How is the information we hold classified?
By law, responsibility for access decisions resides with the agency that created or controls the records. Under the Public Records Act 2005 (PRA), agencies are responsible for assigning the level of access to their records at the time of transfer to Archives, in consultation with the Chief Archivist. Typically, this will be set to ‘Open’ or ‘Restricted.’ Open access means that anyone can access the records, while restricted access requires obtaining permission from the controlling agency first.
Archives New Zealand, as the regulator of government information, provides guidance on how to determine access levels and our staff advise agencies on how to determine access to their records consistent with that guidance.
Why do agencies assign access status?
It is most appropriate for agencies to do this because they understand the contents and context of their records best. We provide advice and support for this process as part of its business-as-usual work.
Why do we hold personal information?
Personal information often forms part of the public record, which we hold. Well-known examples include personnel records for WW1 soldiers and probate files.
What information was accessed in this case?
We were recently notified by a journalist that sensitive personal information was found in open access records held in our archives. The records identified contained the names and historic personal information of people who had spent time in state care during their childhood in the 1970s and 1980s. These were administrative records and contained some personal information. These were not personal case files.
What immediate steps were taken to restrict access to this information?
As soon as we were notified, we moved to suspend open access to this information. This ensures it is not publicly available until the agency has had the opportunity to review the access status of the records. We can put this type of suspension in place under section 49(1)(b) of the Public Records Act 2005.
Why was this information not restricted?
The information in question was transferred to our archives after the Official Information Act 1982, but before the PRA or the Privacy Act 1993 existed and the approach to privacy was very different.
Today, this kind of information would be reviewed upon transfer and restrictions placed on the information as appropriate. In some cases, ownership of the information has also passed through several Ministries over the course of time.
Do we know if other people have accessed this information?
Information to hand at this stage indicates only government officials and the journalist have accessed the information.
Can we assure the public that no other information has the wrong access status?
Agencies are responsible for setting the access status. We provide guidance to agencies and will act on their request to amend access status. When our staff or third parties identify information that might require review, we contact the responsible agency to advise them that they may need to reassess the access status of their records.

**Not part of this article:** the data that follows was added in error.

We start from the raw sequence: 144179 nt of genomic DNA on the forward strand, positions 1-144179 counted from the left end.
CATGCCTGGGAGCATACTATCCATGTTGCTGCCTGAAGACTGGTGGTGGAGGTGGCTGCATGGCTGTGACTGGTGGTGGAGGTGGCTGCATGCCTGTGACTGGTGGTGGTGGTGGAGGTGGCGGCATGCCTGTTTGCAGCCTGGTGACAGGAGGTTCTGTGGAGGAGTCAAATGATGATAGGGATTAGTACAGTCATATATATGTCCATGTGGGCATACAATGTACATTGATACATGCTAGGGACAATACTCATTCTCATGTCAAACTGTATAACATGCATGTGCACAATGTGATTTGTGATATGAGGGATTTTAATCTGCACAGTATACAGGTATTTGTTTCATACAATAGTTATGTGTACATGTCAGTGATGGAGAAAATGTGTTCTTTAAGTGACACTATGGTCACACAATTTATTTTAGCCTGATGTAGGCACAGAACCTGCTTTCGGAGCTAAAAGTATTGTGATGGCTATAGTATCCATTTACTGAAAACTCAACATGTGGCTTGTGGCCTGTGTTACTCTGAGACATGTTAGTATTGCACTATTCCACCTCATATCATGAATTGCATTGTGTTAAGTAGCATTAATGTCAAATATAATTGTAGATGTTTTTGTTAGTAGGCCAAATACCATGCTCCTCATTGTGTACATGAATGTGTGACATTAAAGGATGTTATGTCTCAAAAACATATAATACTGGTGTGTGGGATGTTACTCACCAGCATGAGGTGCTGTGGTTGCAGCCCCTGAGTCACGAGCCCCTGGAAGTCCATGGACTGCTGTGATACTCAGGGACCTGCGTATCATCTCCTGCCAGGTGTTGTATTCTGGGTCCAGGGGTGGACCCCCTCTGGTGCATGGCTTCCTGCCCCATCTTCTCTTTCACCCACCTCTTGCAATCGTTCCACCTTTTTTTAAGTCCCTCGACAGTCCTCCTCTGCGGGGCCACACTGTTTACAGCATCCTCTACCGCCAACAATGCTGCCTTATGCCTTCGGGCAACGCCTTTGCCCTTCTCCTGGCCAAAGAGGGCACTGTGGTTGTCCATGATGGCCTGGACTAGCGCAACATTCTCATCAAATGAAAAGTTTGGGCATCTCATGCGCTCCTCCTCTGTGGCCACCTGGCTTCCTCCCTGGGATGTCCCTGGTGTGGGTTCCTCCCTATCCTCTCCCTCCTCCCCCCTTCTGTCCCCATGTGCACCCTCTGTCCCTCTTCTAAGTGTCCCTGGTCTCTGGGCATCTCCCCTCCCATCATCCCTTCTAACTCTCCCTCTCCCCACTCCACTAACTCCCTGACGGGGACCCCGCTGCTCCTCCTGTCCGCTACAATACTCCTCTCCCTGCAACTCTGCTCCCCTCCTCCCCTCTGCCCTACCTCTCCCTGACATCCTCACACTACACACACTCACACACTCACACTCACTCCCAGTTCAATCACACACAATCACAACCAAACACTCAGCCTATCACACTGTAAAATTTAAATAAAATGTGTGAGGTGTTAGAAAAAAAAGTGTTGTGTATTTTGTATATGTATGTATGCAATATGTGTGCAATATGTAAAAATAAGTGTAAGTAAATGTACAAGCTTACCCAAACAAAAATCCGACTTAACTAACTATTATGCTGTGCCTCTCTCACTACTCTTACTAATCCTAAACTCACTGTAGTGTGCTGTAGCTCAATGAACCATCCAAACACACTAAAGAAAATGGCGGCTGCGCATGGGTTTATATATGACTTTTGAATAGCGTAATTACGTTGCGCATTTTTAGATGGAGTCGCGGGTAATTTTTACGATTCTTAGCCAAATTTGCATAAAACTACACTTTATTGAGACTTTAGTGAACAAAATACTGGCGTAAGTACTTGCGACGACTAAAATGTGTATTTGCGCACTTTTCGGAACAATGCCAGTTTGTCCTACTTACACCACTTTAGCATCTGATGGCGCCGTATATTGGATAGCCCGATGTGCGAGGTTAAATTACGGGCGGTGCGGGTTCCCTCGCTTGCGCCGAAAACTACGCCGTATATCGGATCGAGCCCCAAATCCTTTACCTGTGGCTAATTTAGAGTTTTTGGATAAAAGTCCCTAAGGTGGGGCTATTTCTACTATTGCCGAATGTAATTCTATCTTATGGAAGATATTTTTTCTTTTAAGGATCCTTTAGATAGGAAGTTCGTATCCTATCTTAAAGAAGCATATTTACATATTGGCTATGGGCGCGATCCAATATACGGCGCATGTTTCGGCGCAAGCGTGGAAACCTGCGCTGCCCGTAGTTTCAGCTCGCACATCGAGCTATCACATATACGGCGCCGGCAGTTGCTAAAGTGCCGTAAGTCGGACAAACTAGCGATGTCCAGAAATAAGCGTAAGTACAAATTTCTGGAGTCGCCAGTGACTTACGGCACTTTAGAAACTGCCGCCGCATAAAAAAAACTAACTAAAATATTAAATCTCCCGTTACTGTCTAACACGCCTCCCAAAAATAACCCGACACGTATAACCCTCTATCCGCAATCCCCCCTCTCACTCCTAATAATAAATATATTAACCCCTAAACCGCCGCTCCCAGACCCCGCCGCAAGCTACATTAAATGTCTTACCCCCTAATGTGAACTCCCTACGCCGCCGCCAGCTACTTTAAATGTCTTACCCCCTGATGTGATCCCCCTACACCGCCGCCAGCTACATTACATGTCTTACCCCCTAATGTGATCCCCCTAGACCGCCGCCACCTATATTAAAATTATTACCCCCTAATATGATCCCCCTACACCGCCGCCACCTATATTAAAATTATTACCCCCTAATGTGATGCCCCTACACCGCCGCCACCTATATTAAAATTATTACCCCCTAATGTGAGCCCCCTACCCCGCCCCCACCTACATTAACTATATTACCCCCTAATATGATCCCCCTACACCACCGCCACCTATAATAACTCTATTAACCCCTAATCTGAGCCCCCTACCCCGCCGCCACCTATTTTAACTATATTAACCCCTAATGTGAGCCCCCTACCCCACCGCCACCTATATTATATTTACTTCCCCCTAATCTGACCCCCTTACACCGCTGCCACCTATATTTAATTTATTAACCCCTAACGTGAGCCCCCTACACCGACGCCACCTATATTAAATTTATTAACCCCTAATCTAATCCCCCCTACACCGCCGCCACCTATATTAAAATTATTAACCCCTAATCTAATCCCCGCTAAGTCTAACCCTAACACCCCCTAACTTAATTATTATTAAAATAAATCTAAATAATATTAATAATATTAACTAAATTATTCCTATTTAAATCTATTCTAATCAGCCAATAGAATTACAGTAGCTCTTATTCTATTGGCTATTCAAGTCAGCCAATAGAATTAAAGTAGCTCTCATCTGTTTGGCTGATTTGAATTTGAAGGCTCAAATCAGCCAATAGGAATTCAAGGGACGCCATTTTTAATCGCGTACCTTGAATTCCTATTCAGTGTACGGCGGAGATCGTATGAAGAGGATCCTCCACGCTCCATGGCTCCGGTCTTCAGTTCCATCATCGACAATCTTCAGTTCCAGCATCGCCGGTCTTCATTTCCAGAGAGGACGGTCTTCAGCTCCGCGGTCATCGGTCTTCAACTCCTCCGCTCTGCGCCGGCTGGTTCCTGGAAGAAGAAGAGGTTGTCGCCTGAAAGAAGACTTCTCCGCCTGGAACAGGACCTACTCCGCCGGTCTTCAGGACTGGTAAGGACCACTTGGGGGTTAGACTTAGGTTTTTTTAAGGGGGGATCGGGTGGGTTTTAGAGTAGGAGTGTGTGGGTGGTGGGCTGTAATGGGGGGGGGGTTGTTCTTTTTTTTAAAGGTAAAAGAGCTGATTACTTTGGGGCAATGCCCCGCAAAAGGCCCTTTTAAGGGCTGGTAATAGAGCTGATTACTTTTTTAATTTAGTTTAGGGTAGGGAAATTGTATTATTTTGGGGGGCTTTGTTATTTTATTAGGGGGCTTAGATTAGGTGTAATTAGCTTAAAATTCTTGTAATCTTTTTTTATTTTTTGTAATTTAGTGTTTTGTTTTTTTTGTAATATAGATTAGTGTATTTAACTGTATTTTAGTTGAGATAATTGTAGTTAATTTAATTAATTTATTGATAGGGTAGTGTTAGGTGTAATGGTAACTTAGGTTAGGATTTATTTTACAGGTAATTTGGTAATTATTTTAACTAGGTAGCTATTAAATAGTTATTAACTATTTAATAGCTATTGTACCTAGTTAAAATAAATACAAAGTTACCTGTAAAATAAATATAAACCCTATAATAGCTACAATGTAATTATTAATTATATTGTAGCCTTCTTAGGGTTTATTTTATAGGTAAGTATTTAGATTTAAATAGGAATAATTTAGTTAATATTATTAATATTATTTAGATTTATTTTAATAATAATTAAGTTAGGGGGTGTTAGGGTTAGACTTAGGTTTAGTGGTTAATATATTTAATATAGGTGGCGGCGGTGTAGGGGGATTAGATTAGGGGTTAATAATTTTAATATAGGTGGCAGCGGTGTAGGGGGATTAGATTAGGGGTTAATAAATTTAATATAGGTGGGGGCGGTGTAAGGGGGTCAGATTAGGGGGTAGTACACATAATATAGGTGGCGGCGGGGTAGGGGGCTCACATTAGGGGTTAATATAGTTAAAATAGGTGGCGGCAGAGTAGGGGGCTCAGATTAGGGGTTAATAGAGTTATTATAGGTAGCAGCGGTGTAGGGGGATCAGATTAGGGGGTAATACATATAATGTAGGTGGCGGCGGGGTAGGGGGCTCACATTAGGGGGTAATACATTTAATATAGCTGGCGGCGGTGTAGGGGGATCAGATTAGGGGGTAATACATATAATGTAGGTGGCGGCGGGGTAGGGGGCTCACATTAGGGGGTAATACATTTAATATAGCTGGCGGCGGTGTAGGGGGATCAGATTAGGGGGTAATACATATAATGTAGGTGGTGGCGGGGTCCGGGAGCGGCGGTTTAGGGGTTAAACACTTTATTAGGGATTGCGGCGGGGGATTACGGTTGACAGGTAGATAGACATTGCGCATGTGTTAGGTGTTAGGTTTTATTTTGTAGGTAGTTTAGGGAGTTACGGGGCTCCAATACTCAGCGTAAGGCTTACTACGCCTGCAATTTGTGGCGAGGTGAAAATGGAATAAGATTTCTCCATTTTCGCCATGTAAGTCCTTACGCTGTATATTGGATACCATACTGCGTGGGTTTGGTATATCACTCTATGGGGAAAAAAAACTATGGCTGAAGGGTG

It is not possible for us to provide an assurance that all seven million historical records are all correctly classified. However, we can provide an assurance that we are working actively with agencies to ensure that access classification of new archival transfers today are correctly considered and any issues with the access classifications of previous transfers are addressed.
What assurances can we give the public that no other files containing personal information can be accessed?
We cannot provide a guarantee that all seven million historical records are classified absolutely correctly.
We work with other agencies to ensure that new archival transfers today are correctly considered and that any issues raised regarding previous transfers are addressed. Guidance is available on our website and we are constantly working with other agencies to ensure they have the necessary information.
We act immediately to request agencies review access status where we think it is required.
Have the government agencies we approached responded?
Yes they have. We are continuing to work to resolve access status issues.
What action have we taken to let people know their information was able to be accessed?
We understand and appreciate some people may be concerned their information could be accessed. Oranga Tamariki is considering when and how it is appropriate to contact those people.
Do we routinely review records for appropriate access?
We do not routinely review access classifications as, by law, access is the responsibility of each agency.
Do we intend to carry out an external review of the access settings of its holdings? Has this been done in the past?
We do not consider that a review necessary. This type of review has not been done in the past.
What happens when concerns are raised?
When members of the public or our staff identify information that could be wrongly classified, we can suspend the function that lets researchers order the record, and then contact the responsible agency to advise them that they may need to reassess access status to their records.
We are currently working actively with agencies linked to the Royal Commission into Abuse in State Care and others to check the correct access status is assigned to files.